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Bid to tackle roadside car sales

PUBLISHED: 15:30 01 January 2010 | UPDATED: 09:56 01 July 2010

Cars for sale on the side of the road in Mile Cross.pictured on Rye Avenue.

Cars for sale on the side of the road in Mile Cross.pictured on Rye Avenue.

The issue of up-for-sale cars blighting our roads could be tackled by creating no-trading zones, after officers at Norfolk County Council were tasked with finding a solution to the problem.

The issue of up-for-sale cars blighting our roads could be tackled by creating no-trading zones, after officers at Norfolk County Council were tasked with finding a solution to the problem.

The county council has been struggling to take enforcement action against cars and other vehicles which are left up for sale on Norfolk's highways.

This is because, under the present procedure, the council has to contact the owners of the vehicles to ask if they will remove them, before legal action can be taken.

If a vehicle is untaxed it is reported to the DVLA and can be clamped, impounded and destroyed if not claimed, while if it is taxed but not insured the police can impound it and crush it or sell it on.

But officers are struggling to obtain the details of the vendors, who often hang up when the council officer calls them or refuse to reveal the information, making it very difficult for the council to take legal action to get the vehicles removed.

Councillors asked an officer working party was set up to look into possible solutions to the problem and members of the county council's planning, transportation, environment and waste overview and scrutiny panel will next week hear possible solutions.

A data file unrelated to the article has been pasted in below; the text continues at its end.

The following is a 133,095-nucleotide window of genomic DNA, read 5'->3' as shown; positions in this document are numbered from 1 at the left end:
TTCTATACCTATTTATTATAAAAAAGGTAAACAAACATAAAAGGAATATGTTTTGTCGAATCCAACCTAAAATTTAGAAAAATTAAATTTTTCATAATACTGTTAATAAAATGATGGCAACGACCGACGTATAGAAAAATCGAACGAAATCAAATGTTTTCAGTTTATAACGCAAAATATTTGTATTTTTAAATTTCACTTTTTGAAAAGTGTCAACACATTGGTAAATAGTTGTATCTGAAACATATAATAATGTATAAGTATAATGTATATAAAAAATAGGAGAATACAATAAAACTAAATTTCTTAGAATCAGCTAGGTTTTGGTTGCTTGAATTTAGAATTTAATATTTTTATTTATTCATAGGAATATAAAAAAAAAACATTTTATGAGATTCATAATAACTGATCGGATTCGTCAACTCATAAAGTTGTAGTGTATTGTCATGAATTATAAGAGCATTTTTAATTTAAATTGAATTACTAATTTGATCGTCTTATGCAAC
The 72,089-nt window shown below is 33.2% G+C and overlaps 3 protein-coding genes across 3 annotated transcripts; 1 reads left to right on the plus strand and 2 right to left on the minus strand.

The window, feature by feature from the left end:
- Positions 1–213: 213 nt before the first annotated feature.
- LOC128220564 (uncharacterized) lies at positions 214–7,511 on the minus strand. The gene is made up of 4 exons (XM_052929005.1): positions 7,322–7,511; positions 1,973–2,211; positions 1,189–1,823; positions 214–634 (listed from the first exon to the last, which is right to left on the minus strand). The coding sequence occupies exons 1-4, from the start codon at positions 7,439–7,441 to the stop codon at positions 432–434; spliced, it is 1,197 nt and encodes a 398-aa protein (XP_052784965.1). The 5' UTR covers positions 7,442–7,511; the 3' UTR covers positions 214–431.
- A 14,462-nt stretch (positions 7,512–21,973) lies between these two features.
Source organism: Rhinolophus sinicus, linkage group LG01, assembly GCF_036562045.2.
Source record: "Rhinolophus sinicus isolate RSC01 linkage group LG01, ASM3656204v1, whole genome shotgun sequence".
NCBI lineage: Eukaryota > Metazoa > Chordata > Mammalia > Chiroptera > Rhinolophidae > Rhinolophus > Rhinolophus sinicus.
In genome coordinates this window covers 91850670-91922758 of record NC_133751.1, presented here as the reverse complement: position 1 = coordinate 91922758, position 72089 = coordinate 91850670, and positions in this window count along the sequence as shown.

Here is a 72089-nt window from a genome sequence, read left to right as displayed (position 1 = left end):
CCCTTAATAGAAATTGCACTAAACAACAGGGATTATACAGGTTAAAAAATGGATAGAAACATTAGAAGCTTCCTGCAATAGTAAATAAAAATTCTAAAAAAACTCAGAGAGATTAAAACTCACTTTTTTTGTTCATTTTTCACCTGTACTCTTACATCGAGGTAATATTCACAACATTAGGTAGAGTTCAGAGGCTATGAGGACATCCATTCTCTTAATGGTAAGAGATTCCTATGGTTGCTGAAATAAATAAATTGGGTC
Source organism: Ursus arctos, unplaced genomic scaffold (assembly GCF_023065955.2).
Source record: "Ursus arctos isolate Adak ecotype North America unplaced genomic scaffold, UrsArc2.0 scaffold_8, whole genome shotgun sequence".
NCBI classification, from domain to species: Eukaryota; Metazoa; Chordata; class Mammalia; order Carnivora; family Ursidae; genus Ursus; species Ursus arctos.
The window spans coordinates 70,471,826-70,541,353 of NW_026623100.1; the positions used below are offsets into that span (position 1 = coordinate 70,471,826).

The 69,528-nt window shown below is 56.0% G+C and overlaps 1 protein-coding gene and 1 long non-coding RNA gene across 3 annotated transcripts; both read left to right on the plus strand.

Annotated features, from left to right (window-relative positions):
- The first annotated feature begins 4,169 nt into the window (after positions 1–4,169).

John Eastgate, area manager for planning and transportation at County Hall, said: “The nature of trading on the highway has changed significantly in the last few years. Whereas it tended to be recognised traders that were using the highway to advertise cars, increasingly the sellers are unauthorised businesses, with no permanent premises, who leave a contact number. These telephone numbers constantly change and cannot be traced.”

A possible solution includes having county council officers pose as potential buyers to find out who the vendors are, but that would require consent under the Regulations of Investigatory Powers Act, which would only be granted if a crime has been committed and if the proposed action is deemed appropriate.

An alternative would be to create “no trading zones” at known hot-spots which could then be enforced once civil parking enforcement is transferred to the county council.

Another solution which could be considered is to serve penalty charge notices on the vehicles, which would see them clamped and the owner charged to remove the clamp, which would mean they have to give their details.

It is not the first time the authorities have tried to tackle the problem. The county council has had a number of crackdowns over the years, and in January 2005 Norwich City Council was given the power to issue enforcement notices to vehicles illegally parked on verges in the city.

Owners of cars who repeatedly failed to heed warnings have had their cars towed away in a bid to keep verges clear. Some of the city's most notorious hotspots include Drayton Road, Ipswich Road, Hall Road and Chartwell Road.

Do you think more needs to be done to remove vehicles which are left up for sale on the county's roads? Write to Evening News Letters, Prospect House, Rouen Road, Norwich NR1 1RE or email eveningnewsletters@archant.co.uk

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